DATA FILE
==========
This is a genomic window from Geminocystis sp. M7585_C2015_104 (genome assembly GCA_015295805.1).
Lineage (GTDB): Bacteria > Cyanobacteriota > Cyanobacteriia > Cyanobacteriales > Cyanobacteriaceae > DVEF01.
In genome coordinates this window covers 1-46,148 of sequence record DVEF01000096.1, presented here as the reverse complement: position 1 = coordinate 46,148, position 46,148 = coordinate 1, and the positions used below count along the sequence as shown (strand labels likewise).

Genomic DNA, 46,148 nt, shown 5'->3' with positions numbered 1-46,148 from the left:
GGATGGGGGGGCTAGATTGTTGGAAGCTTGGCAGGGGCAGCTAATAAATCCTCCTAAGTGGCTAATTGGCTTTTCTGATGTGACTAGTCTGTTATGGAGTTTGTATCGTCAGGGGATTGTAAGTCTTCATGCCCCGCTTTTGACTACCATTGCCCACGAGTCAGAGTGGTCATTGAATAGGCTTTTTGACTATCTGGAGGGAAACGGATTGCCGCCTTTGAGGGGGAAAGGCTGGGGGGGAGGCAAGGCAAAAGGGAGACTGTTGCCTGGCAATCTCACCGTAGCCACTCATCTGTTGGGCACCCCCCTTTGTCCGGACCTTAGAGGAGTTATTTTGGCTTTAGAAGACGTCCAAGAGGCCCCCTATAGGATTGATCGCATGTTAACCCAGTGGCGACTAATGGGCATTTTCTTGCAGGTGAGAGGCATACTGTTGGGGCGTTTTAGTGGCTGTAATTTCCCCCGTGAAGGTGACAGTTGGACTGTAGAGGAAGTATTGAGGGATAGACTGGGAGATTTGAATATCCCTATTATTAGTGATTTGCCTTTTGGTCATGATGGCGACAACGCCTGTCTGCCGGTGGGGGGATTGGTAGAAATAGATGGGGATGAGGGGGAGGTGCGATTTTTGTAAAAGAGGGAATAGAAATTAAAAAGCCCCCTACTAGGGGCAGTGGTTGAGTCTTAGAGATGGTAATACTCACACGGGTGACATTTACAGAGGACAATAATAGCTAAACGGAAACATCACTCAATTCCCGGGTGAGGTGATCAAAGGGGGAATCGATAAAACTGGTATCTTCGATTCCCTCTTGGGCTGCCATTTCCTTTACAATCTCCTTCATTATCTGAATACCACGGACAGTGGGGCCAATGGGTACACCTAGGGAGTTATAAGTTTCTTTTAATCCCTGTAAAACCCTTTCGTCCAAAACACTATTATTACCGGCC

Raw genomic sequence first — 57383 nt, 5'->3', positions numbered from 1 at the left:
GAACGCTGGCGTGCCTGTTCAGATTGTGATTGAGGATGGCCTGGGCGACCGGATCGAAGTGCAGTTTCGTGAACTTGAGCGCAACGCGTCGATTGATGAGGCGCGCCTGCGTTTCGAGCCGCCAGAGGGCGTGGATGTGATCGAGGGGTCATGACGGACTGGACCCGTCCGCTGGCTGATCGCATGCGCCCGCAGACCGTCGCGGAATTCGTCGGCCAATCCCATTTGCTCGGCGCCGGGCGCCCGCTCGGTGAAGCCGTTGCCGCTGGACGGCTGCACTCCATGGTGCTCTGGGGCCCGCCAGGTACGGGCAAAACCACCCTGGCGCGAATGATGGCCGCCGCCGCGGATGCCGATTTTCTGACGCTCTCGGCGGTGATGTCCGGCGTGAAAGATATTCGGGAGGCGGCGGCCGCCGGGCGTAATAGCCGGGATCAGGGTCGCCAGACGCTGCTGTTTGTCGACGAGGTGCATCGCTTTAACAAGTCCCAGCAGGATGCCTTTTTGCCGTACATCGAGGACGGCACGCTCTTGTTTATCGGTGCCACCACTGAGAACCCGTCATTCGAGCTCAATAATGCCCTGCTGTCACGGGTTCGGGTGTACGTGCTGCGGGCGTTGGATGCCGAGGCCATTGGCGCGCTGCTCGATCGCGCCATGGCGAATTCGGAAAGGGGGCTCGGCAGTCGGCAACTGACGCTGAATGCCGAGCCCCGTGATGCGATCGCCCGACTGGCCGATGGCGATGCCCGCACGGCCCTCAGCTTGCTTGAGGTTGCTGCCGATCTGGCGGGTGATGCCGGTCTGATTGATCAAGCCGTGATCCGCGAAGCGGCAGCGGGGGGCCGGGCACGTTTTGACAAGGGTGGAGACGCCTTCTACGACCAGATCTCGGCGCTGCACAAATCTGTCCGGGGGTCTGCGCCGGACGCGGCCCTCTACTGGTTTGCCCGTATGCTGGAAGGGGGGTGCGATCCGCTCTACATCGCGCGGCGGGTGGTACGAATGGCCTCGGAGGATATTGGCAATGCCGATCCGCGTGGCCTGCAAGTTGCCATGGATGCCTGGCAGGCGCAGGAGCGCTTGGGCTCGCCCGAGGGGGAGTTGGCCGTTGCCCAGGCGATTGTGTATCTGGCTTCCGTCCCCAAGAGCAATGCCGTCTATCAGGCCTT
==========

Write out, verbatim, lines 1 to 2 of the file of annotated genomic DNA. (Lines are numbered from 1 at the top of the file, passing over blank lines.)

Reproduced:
This is a genomic window from Geminocystis sp. M7585_C2015_104 (genome assembly GCA_015295805.1).
Lineage (GTDB): Bacteria > Cyanobacteriota > Cyanobacteriia > Cyanobacteriales > Cyanobacteriaceae > DVEF01.